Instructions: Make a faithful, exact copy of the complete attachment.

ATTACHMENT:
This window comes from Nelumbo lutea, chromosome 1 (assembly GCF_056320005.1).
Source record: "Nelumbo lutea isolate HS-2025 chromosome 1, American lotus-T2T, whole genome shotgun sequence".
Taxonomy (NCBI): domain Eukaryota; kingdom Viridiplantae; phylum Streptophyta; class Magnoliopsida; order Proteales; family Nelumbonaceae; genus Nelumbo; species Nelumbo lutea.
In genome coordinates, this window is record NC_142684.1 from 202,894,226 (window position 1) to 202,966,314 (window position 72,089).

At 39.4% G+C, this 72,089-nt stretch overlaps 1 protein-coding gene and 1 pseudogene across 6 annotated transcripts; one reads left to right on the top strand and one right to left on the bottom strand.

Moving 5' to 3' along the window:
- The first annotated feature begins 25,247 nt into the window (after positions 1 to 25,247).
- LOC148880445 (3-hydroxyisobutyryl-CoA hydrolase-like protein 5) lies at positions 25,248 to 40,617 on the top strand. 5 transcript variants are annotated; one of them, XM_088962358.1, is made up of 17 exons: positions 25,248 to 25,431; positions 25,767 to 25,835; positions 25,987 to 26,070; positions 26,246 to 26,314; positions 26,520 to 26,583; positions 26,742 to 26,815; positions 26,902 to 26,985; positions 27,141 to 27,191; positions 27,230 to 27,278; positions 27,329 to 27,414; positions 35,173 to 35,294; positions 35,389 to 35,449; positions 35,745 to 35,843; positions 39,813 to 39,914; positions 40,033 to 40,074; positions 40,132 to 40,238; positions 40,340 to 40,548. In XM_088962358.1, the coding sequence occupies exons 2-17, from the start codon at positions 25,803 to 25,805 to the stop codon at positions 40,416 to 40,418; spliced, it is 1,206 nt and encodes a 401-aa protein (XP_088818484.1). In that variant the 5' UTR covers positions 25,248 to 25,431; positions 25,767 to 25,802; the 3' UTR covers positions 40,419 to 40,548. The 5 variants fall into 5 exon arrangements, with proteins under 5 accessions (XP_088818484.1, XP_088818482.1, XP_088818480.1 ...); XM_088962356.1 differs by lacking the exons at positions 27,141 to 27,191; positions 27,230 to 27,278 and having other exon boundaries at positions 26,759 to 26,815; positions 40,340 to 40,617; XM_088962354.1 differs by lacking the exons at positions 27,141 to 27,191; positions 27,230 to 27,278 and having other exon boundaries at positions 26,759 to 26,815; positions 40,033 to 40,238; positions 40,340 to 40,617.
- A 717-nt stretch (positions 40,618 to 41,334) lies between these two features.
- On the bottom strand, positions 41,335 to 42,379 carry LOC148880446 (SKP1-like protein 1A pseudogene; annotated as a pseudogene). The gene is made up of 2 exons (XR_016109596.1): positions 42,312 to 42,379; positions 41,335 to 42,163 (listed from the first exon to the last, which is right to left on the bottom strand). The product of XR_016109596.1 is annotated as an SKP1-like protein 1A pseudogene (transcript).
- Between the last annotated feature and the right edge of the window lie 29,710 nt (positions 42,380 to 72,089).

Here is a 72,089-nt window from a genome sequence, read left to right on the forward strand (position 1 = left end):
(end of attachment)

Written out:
This window comes from Nelumbo lutea, chromosome 1 (assembly GCF_056320005.1).
Source record: "Nelumbo lutea isolate HS-2025 chromosome 1, American lotus-T2T, whole genome shotgun sequence".
Taxonomy (NCBI): domain Eukaryota; kingdom Viridiplantae; phylum Streptophyta; class Magnoliopsida; order Proteales; family Nelumbonaceae; genus Nelumbo; species Nelumbo lutea.
In genome coordinates, this window is record NC_142684.1 from 202,894,226 (window position 1) to 202,966,314 (window position 72,089).

At 39.4% G+C, this 72,089-nt stretch overlaps 1 protein-coding gene and 1 pseudogene across 6 annotated transcripts; one reads left to right on the top strand and one right to left on the bottom strand.

Moving 5' to 3' along the window:
- The first annotated feature begins 25,247 nt into the window (after positions 1 to 25,247).
- LOC148880445 (3-hydroxyisobutyryl-CoA hydrolase-like protein 5) lies at positions 25,248 to 40,617 on the top strand. 5 transcript variants are annotated; one of them, XM_088962358.1, is made up of 17 exons: positions 25,248 to 25,431; positions 25,767 to 25,835; positions 25,987 to 26,070; positions 26,246 to 26,314; positions 26,520 to 26,583; positions 26,742 to 26,815; positions 26,902 to 26,985; positions 27,141 to 27,191; positions 27,230 to 27,278; positions 27,329 to 27,414; positions 35,173 to 35,294; positions 35,389 to 35,449; positions 35,745 to 35,843; positions 39,813 to 39,914; positions 40,033 to 40,074; positions 40,132 to 40,238; positions 40,340 to 40,548. In XM_088962358.1, the coding sequence occupies exons 2-17, from the start codon at positions 25,803 to 25,805 to the stop codon at positions 40,416 to 40,418; spliced, it is 1,206 nt and encodes a 401-aa protein (XP_088818484.1). In that variant the 5' UTR covers positions 25,248 to 25,431; positions 25,767 to 25,802; the 3' UTR covers positions 40,419 to 40,548. The 5 variants fall into 5 exon arrangements, with proteins under 5 accessions (XP_088818484.1, XP_088818482.1, XP_088818480.1 ...); XM_088962356.1 differs by lacking the exons at positions 27,141 to 27,191; positions 27,230 to 27,278 and having other exon boundaries at positions 26,759 to 26,815; positions 40,340 to 40,617; XM_088962354.1 differs by lacking the exons at positions 27,141 to 27,191; positions 27,230 to 27,278 and having other exon boundaries at positions 26,759 to 26,815; positions 40,033 to 40,238; positions 40,340 to 40,617.
- A 717-nt stretch (positions 40,618 to 41,334) lies between these two features.
- On the bottom strand, positions 41,335 to 42,379 carry LOC148880446 (SKP1-like protein 1A pseudogene; annotated as a pseudogene). The gene is made up of 2 exons (XR_016109596.1): positions 42,312 to 42,379; positions 41,335 to 42,163 (listed from the first exon to the last, which is right to left on the bottom strand). The product of XR_016109596.1 is annotated as an SKP1-like protein 1A pseudogene (transcript).
- Between the last annotated feature and the right edge of the window lie 29,710 nt (positions 42,380 to 72,089).

Here is a 72,089-nt window from a genome sequence, read left to right on the forward strand (position 1 = left end):